[Federal Register Volume 81, Number 156 (Friday, August 12, 2016)]
[Rules and Regulations]
[Pages 53266-53268]
From the Federal Register Online via the Government Publishing Office [www.gpo.gov]
[FR Doc No: 2016-19211]



17 CFR Part 1

RIN 3038-AE48

Written Acknowledgment of Customer Funds From Federal Reserve 

AGENCY: Commodity Futures Trading Commission.

ACTION: Final rule.


SUMMARY: The Commodity Futures Trading Commission (``CFTC'' or 
``Commission'') is amending its regulations to revise or repeal certain 
provisions related to the requirement that a derivatives clearing 
organization (``DCO'') obtain from a Federal Reserve Bank acting as a 
depository for customer funds a written acknowledgment that the Federal 
Reserve Bank was informed that the customer funds deposited therein are 
those of customers and are being held in accordance with Section 4d of 
the Commodity Exchange Act (``CEA'').

DATES: Effective August 12, 2016.

FOR FURTHER INFORMATION CONTACT: Eileen A. Donovan, Deputy Director, 
202-418-5096, [email protected]; M. Laura Astrada, Associate Director, 
202-418-7622, [email protected]; or Parisa Abadi, Attorney-Advisor, 
202-418-6620, [email protected], in each case, at the Division of 
Clearing and Risk, Commodity Futures Trading Commission, Three 
Lafayette Centre, 1155 21st Street NW., Washington, DC 20581.

SUPPLEMENTARY INFORMATION: On June 2, 2016, the Commission published 
for public comment in the Federal Register a proposed order that would 
exempt Federal Reserve Banks that provide customer accounts and other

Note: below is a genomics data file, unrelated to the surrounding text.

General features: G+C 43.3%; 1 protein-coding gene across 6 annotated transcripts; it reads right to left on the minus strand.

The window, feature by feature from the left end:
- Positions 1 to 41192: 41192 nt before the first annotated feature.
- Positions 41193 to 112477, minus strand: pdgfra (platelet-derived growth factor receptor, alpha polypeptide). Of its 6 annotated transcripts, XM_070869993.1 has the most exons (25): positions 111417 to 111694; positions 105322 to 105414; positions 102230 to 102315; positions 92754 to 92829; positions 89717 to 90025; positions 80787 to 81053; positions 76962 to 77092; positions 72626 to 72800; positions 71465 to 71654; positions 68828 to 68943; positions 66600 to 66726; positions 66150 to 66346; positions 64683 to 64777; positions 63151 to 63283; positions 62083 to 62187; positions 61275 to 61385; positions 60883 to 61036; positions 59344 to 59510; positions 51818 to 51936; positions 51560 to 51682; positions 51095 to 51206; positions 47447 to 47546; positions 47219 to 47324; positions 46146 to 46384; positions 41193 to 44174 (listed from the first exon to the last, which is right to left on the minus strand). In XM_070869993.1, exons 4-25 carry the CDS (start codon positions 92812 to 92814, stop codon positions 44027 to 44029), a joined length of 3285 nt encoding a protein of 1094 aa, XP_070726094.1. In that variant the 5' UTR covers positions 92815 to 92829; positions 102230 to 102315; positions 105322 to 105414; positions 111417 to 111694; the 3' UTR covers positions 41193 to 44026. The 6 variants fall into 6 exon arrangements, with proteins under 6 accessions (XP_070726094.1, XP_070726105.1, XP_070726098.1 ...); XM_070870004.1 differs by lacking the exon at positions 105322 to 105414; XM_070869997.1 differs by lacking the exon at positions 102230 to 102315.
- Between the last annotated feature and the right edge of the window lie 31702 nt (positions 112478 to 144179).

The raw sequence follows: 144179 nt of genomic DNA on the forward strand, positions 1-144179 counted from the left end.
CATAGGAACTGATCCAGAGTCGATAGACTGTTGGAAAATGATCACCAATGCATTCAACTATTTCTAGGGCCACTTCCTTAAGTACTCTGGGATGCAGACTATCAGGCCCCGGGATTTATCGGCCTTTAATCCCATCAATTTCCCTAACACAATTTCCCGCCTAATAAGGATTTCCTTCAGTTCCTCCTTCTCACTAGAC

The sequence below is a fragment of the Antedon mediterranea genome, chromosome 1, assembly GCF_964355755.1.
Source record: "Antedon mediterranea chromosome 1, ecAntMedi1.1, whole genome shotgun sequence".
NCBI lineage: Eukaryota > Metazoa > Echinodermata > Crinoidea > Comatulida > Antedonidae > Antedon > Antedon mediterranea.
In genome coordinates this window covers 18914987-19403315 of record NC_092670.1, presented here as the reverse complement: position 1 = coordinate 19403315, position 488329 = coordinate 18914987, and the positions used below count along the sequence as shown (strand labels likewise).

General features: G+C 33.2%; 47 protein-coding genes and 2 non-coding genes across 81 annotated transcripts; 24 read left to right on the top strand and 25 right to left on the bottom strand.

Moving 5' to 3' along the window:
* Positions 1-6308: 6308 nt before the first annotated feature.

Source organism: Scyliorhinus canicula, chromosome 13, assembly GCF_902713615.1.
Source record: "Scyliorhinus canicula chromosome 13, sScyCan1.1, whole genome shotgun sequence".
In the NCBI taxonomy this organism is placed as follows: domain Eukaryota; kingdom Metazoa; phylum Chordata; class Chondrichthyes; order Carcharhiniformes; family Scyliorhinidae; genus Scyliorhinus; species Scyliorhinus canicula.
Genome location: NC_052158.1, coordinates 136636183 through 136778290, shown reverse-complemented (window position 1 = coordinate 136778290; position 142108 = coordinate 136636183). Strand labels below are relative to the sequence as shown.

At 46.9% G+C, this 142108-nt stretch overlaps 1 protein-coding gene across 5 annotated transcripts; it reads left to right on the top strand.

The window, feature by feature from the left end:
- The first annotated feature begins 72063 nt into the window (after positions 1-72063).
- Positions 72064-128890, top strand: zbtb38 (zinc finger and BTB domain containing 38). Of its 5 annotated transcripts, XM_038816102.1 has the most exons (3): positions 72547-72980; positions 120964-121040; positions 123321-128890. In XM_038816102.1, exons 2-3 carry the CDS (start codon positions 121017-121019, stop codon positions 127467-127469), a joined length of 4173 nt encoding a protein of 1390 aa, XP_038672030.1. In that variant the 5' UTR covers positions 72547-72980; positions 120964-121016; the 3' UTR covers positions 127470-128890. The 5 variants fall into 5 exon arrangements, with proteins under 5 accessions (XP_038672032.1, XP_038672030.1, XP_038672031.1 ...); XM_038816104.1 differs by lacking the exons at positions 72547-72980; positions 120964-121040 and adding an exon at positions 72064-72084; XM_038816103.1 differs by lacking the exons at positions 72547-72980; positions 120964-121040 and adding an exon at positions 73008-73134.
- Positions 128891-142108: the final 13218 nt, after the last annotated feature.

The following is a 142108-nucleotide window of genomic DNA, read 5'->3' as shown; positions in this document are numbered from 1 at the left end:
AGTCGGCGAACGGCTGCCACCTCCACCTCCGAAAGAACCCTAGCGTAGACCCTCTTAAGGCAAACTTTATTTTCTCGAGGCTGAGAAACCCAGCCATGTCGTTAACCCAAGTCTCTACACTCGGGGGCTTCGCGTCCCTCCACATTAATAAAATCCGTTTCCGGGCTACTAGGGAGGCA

services to certain designated financial market utilities registered 
with the Commission from Sections 4d and 22 of the CEA.\1\ The proposed 
order would permit Federal Reserve Banks to hold money, securities, and 
property deposited into a customer account by certain designated 
financial market utilities in accordance with the standards to which 
Federal Reserve Banks are held.

    \1\ Notice of Proposed Order and Request for Comment on Proposal 
to Exempt, Pursuant to the Authority in Section 4(c) of the 
Commodity Exchange Act, the Federal Reserve Banks from Sections 4d 
and 22 of the Commodity Exchange Act, 81 FR 35337 (June 2, 2016).

    In response to the request for public comment, CME Group Inc. noted 
that the proposed order would be inconsistent with Regulation 
1.20(g)(4)(ii).\2\ Commission Regulation 1.20(g)(4)(ii) requires that a 
DCO obtain from a Federal Reserve Bank acting as a depository for 
customer funds a written acknowledgment that the customer funds 
deposited therein are being held in accordance with Section 4d of the 
CEA; however, pursuant to the terms of the proposed order, the Federal 
Reserve Banks would be exempt from Section 4d. The Commission 
subsequently issued a final exemptive order that is substantively 
similar to the proposed order. In the Federal Register notice issuing 
the final exemptive order, the Commission noted that, in light of the 
comment, it had determined to repeal the written acknowledgment 
requirement with respect to customer accounts held with a Federal 
Reserve Bank \3\ in a separate Federal Register notice. The final 
exemptive order will render these provisions inapplicable, as the 
Federal Reserve Banks will not be held to the requirements of Section 
4d of the CEA. Therefore, the Commission is amending Regulation 1.20 to 
remove the acknowledgment letter requirement for customer funds 
deposited by a DCO with a Federal Reserve Bank. The Commission welcomes 
any comments and/or questions regarding this amendment.

    \2\ 17 CFR 1.20(g)(4)(ii). Regulation 1.20(g)(4)(ii) provides 
that a DCO shall obtain from a Federal Reserve Bank only a written 
acknowledgment that: (A) The Federal Reserve Bank was informed that 
the customer funds deposited therein are those of customers and are